Three things you may not have known about Jerry Faust: He likes ties that incorporate art by former Grateful Dead singer Jerry Garcia. His grandfather was the mayor of a small town in North Dakota. He didn’t have gray hair when he started his 15-year tenure as mayor of St. Anthony.
As 2019 winds down, Faust is winding down, too. Come Jan. 1, 2020, he’ll be retired, spending time with his wife, Diane, at their home on Silver Lake.
In a recent interview, he said he “never had a grand plan” to be the mayor of St. Anthony. “I just saw things that needed to be done, and I did them.” It’s a lesson he learned from his parents, first in North Dakota, and then later on when the family moved to St. Cloud.
“My family went to North Dakota during the Dust Bowl. We were dirt poor,” he said. “But it didn’t matter. If you were able-bodied and you saw someone who needed help, that’s what you did.” He went to work with his father at an early age, accompanying him on trips around central Minnesota, delivering soda pop. He soon knew the routes so well, he was asked to accompany new drivers on their rounds.
He joined the U.S. Army in 1966, the year the U.S. bombed the Demilitarized Zone between North and South Vietnam. He was awarded several commendations for his service. He rose through the ranks to become a lieutenant colonel after serving in Vietnam, Korea and Germany, a total of 23 years.
After leaving the service, he worked as an assessor for Anoka County.
Faust said he’s always been intrigued by politics. They were often discussed at the dinner table while he was growing up. But, he said, he’s always been non-partisan. “I don’t think any one group has all the answers,” he said.
When he moved to St. Anthony, he was appointed to the city planning commission. In 1995, he ran for city council. His 15-year run as mayor began in 2004.
He credits part of his longevity in office to the people who work in the city’s offices. “I have been surrounded by good people, good council members,” he said. He said the city council legislates the policies, but City Manager Mark Casey and the department heads are charged with implementation. “We leave the tactics up to them,” he said. “They don’t need extra bosses.”
He said he typically spent about 30 hours a week reading, taking calls and answering emails. Without even a desk at city hall, much of his work was done at home.
He represented St. Anthony on the Mississippi Watershed Management Organization (MWMO), a position he’ll hand off when he retires. “I hunted and fished along the Mississippi River in St. Cloud as a kid. I wouldn’t call myself an environmentalist, but I was taught about conservation. MWMO is putting out very good science, and they’re making it available to other researchers around the country.”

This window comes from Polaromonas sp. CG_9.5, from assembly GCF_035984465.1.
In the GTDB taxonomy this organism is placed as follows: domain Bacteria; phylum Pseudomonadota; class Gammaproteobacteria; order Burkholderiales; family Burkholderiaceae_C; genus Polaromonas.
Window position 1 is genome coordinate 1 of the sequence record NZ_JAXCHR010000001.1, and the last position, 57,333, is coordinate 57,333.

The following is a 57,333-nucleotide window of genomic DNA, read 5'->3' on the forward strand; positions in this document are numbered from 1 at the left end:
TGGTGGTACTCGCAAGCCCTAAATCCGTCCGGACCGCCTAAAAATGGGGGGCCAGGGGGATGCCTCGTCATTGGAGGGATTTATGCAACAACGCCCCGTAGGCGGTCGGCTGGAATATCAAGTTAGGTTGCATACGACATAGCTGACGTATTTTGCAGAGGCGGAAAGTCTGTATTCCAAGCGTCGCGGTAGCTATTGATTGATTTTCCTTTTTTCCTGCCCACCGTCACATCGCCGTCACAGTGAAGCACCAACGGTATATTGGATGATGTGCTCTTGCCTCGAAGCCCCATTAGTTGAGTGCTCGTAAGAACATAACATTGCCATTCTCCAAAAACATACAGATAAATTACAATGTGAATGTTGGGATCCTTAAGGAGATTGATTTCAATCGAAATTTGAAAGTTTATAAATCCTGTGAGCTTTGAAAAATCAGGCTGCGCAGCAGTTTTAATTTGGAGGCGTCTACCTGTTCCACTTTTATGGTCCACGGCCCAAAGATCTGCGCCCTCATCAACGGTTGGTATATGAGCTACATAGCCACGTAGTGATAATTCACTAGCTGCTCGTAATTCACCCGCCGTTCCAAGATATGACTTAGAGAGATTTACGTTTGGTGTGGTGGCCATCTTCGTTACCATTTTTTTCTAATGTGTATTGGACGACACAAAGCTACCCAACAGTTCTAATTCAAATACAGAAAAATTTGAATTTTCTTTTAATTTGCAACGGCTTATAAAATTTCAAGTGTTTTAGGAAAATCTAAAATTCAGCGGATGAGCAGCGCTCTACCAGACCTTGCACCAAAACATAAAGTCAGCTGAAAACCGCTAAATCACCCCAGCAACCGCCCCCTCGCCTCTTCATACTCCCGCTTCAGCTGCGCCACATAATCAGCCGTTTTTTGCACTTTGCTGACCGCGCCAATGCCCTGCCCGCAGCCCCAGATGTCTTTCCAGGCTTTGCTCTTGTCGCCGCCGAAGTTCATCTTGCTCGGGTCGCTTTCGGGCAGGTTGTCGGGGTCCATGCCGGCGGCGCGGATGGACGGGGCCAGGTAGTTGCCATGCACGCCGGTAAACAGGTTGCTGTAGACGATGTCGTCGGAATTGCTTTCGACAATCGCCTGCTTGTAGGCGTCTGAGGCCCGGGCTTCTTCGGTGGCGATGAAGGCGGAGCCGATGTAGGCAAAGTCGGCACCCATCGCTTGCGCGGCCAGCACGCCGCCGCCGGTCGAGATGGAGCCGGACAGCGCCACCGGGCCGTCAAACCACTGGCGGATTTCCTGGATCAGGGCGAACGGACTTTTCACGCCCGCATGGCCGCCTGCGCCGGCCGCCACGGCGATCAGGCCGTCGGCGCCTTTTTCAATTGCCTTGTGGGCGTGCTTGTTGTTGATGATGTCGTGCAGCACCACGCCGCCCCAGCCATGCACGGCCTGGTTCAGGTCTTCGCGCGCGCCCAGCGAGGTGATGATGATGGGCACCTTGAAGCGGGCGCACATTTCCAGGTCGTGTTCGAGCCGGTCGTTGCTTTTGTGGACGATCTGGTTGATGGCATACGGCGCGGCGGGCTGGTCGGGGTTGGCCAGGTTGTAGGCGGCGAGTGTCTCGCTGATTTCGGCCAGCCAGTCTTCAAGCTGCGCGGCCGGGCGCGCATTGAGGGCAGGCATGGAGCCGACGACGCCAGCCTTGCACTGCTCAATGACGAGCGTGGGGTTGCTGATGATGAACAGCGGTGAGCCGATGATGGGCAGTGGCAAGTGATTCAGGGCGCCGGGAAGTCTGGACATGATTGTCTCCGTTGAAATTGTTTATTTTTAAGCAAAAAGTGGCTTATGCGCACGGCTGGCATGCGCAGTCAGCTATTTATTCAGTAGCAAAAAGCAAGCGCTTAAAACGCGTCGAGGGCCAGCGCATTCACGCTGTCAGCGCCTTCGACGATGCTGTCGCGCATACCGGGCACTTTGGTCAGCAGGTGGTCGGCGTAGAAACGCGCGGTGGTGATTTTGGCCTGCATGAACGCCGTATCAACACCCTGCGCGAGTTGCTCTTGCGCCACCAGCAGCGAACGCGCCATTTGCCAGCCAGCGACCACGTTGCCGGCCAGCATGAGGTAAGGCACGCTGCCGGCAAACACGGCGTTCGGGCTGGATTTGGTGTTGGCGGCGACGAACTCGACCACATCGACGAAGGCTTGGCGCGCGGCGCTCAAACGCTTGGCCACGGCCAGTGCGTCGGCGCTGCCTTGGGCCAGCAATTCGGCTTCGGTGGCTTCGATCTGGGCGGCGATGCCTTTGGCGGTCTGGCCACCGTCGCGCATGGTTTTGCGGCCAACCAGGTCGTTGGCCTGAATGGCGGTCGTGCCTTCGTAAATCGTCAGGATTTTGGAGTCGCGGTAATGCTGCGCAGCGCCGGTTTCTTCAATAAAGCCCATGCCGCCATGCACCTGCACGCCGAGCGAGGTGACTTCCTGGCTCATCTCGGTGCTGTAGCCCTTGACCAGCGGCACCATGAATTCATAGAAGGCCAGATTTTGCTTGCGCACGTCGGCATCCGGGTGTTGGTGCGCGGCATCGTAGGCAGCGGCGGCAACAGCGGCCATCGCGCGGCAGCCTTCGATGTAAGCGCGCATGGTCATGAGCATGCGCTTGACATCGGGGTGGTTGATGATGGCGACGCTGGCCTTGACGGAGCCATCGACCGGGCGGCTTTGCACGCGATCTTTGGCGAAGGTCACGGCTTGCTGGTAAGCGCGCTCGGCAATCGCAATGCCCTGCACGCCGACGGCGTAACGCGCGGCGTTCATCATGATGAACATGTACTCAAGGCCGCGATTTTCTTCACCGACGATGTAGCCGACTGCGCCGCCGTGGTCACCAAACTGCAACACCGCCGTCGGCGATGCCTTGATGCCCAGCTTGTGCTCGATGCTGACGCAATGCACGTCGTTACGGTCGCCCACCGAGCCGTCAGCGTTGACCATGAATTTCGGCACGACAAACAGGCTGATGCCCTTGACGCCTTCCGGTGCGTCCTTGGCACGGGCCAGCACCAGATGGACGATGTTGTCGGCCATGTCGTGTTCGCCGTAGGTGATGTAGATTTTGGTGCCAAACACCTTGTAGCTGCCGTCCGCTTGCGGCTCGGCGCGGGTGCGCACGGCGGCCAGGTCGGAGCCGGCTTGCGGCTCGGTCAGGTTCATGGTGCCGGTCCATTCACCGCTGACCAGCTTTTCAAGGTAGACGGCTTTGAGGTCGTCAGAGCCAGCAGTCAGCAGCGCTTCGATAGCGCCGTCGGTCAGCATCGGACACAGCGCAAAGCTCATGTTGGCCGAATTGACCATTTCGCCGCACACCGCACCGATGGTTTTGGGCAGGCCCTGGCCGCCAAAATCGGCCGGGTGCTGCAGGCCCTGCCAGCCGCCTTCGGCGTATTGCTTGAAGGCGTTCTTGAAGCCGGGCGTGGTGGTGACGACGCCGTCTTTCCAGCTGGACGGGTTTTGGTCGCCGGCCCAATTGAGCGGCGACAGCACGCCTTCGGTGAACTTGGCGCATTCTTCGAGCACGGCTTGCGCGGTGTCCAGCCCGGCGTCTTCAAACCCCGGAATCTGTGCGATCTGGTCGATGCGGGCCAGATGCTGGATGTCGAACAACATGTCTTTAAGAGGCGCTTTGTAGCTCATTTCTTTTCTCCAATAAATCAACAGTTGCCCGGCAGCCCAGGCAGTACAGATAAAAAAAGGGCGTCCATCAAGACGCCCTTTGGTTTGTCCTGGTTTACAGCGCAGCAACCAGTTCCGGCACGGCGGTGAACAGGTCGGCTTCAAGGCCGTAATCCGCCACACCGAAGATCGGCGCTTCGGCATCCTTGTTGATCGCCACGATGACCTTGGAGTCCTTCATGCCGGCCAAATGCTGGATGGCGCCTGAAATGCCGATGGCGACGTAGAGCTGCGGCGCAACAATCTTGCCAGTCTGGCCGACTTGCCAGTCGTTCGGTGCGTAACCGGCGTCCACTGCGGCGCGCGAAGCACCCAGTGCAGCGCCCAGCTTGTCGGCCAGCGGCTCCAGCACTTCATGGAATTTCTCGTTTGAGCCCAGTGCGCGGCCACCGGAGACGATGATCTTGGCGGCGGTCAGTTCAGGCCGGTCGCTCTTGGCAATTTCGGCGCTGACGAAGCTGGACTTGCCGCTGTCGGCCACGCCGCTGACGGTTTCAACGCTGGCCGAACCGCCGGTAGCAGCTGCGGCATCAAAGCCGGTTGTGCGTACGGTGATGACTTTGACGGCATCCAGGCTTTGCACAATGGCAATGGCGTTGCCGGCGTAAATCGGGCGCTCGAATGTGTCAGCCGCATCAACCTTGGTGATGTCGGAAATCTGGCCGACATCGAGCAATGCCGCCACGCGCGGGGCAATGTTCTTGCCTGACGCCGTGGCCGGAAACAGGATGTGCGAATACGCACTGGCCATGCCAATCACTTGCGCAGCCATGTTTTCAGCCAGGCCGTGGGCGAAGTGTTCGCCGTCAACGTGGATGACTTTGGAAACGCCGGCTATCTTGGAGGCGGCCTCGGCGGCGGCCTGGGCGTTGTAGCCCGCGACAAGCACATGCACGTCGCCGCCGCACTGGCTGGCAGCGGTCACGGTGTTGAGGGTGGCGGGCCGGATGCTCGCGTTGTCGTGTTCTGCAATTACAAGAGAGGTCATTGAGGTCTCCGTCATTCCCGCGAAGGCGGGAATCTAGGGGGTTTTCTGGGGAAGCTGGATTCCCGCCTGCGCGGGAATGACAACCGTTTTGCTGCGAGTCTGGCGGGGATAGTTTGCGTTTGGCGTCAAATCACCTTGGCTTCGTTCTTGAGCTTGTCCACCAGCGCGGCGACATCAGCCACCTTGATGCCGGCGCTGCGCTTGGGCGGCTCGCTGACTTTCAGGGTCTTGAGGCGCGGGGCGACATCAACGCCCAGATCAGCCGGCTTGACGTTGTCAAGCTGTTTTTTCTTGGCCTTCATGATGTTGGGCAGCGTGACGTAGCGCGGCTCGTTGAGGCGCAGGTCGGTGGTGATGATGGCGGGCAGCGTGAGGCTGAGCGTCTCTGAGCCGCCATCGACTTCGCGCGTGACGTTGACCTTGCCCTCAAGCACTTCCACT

Faust said one of his favorite accomplishments during his tenure was St. Anthony’s infrastructure work. “We took advantage of low interest rates during the 2008 recession and invested in our roads and our water treatment facilities. We dug all the way to the bottom and fixed everything. They should be good for 60 years.”
The low point was the 2016 shooting of Philando Castile. “How do you fix it?” Faust asked. “It was a highly emotional time. I just tried to listen to people. Unfortunately, there were a lot of people [from outside St. Anthony] here that had no business being here.”
Faust was asked how he kept his cool during several contentious city council meetings. Referring to his military experience and his former job as tax assessor, Faust said, “I’ve been shot at.”
He continued, “I worked with the police and fire departments and people in the city offices to keep their morale up. It was important to keep everyone together so they wouldn’t have a long-term negative response.
“As bad as [the situation] was, we were able to get something positive out of it,” he said. As a result of the city’s work in race and equity, St. Anthony has become a model for other cities around the state. The mayor of Pipestone called recently to consult with Faust. “We plan with intention and awareness,” he said.
If he hasn’t always had all the love and affection of the people of St. Anthony, Faust has been recognized by his peers in local government. This past June, in Duluth, he was given the Minnesota League of Cities’ C.C. Ludwig award for outstanding service, considered the organization’s top award.
Still, he said, it’s time to step back. He’ll be 74 shortly after the new year. Although he and Diane each have a son, they have no grandkids. Maybe he’ll hang up those Jerry Garcia ties. Then again, maybe he won’t. He likes bright colors.
Below: Mayor Jerry Faust. (Photo by Cynthia Sowden) Retiring St. Anthony Mayor Jerry Faust and outgoing Council Member Hal Gray, were honored Thursday, Dec. 12 at St. Anthony City Hall council chambers. They were presented plaques from St. Anthony and from the League of Minnesota Cities. (Photo by Carol Jensen